Our curriculum levels range to fit a child’s individual needs, based on their age, grade level, and current Spanish experience. Created by a native Spanish teacher and homeschooling mom, CASA Fun Club strives to make material affordable for everyone and provides inexpensive sibling sets. Complete sets also include lesson plans, flashcards, CD-ROM, and a handbook, making it easy to jump right in teaching Spanish. Flexible lesson plans allow children go at their own pace.

The Old Schoolhouse Magazine said this about us in a review a few years ago:

“. . . This program has many components homeschool parents are looking for when searching for a foreign language program that they do not speak . . . it also has a Christian component geared towards evangelizing Spanish speaking people . . .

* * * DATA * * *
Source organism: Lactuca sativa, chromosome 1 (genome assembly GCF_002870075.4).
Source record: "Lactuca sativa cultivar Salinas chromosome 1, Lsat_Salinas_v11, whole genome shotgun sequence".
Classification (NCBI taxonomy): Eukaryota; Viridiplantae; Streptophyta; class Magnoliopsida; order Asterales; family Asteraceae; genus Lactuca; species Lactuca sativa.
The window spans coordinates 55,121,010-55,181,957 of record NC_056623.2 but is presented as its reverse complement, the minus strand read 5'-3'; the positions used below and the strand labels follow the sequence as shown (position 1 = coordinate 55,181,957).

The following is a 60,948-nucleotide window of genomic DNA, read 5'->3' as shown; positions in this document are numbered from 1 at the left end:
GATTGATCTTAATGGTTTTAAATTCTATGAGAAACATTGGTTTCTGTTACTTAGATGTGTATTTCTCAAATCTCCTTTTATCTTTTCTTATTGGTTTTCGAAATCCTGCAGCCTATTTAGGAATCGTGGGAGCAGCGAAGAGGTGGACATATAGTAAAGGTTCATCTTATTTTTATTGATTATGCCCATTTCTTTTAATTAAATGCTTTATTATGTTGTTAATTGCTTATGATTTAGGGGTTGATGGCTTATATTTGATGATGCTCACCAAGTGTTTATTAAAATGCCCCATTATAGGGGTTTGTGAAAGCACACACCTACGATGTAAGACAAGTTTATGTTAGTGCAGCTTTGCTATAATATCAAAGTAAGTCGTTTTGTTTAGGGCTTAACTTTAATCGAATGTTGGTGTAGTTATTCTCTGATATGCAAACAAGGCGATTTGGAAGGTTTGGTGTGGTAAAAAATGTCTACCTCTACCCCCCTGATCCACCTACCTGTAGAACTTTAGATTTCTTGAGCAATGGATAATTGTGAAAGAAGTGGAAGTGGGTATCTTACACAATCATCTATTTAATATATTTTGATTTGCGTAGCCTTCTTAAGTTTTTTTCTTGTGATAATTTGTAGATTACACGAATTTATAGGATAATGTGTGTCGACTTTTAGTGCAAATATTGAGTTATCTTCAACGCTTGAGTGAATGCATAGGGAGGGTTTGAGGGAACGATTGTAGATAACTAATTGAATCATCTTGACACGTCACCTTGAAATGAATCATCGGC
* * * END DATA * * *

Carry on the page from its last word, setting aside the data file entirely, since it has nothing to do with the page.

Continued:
Since then, CASA Fun Club curriculum has been further developed into an even better program.




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Schola Publications / The Latin Road 


The Latin Road

Good news! You CAN teach Latin even if you have never studied it before! The LATIN Road to English Grammar is a comprehensive language curriculum designed for anyone who desires to gain a more complete knowledge of English through the study of Latin. This curriculum is so complete that you can learn and teach Latin at the same time; learn along with your students. All the materials you need are included for easy learning and teaching – textbook, worksheets, tests, color-coded vocabulary drill cards, answer keys, lesson plans, verb charts, audio pronunciation CDs and teacher training DVDs.